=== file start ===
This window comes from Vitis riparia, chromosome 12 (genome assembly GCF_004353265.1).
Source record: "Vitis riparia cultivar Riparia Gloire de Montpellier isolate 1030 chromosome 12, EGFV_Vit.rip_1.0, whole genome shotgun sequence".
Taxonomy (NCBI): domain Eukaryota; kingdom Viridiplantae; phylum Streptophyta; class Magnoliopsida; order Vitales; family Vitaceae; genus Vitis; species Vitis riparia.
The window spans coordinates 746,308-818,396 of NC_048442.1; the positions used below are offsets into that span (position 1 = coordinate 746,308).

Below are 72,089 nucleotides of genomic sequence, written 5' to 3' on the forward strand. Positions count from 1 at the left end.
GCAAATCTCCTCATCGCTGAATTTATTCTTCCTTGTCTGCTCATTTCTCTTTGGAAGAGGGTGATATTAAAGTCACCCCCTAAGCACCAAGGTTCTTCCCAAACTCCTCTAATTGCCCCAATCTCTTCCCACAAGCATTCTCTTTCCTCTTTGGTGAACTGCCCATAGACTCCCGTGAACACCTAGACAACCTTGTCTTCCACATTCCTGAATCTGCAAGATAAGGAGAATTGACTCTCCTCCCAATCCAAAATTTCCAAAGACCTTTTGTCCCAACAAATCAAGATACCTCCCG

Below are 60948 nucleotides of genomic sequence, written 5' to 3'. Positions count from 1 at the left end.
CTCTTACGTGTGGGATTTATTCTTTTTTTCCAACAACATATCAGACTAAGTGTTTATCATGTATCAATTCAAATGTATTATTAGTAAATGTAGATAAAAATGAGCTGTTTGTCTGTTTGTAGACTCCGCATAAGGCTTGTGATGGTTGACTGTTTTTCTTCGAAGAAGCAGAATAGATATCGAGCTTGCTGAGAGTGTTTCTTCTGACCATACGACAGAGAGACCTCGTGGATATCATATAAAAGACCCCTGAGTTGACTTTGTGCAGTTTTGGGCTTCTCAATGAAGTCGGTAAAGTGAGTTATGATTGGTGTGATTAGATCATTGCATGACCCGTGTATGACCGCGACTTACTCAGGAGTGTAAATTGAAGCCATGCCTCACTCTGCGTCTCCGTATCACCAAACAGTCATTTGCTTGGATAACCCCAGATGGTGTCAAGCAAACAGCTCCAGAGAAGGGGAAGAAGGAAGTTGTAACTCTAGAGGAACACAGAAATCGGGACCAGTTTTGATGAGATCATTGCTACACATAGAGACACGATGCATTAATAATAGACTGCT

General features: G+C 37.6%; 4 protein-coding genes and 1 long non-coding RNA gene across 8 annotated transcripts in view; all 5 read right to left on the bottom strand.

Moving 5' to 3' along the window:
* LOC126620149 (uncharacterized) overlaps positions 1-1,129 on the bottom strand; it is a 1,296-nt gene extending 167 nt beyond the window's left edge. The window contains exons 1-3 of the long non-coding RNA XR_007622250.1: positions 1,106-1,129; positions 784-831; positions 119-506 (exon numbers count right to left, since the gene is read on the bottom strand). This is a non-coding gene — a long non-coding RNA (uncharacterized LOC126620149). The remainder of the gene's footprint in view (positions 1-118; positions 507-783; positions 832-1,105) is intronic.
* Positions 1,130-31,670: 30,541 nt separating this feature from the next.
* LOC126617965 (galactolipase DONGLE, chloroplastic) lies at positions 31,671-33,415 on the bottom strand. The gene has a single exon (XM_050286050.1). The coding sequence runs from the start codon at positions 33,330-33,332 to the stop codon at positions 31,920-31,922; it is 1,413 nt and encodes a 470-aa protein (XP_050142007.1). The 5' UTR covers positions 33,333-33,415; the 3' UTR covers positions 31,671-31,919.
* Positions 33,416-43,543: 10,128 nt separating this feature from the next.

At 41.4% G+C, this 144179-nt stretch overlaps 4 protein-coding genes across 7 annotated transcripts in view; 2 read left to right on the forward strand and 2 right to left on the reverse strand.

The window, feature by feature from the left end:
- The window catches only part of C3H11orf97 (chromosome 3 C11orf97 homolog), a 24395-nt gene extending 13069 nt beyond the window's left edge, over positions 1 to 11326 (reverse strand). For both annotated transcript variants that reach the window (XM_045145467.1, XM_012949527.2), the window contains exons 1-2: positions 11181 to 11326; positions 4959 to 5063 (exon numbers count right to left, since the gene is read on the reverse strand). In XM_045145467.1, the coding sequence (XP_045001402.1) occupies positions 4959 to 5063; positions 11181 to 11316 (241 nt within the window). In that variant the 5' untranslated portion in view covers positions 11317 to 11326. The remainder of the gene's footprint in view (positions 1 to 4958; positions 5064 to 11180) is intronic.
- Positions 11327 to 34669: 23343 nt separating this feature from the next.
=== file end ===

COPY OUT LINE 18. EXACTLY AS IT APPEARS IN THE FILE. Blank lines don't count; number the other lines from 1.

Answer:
- Positions 11327 to 34669: 23343 nt separating this feature from the next.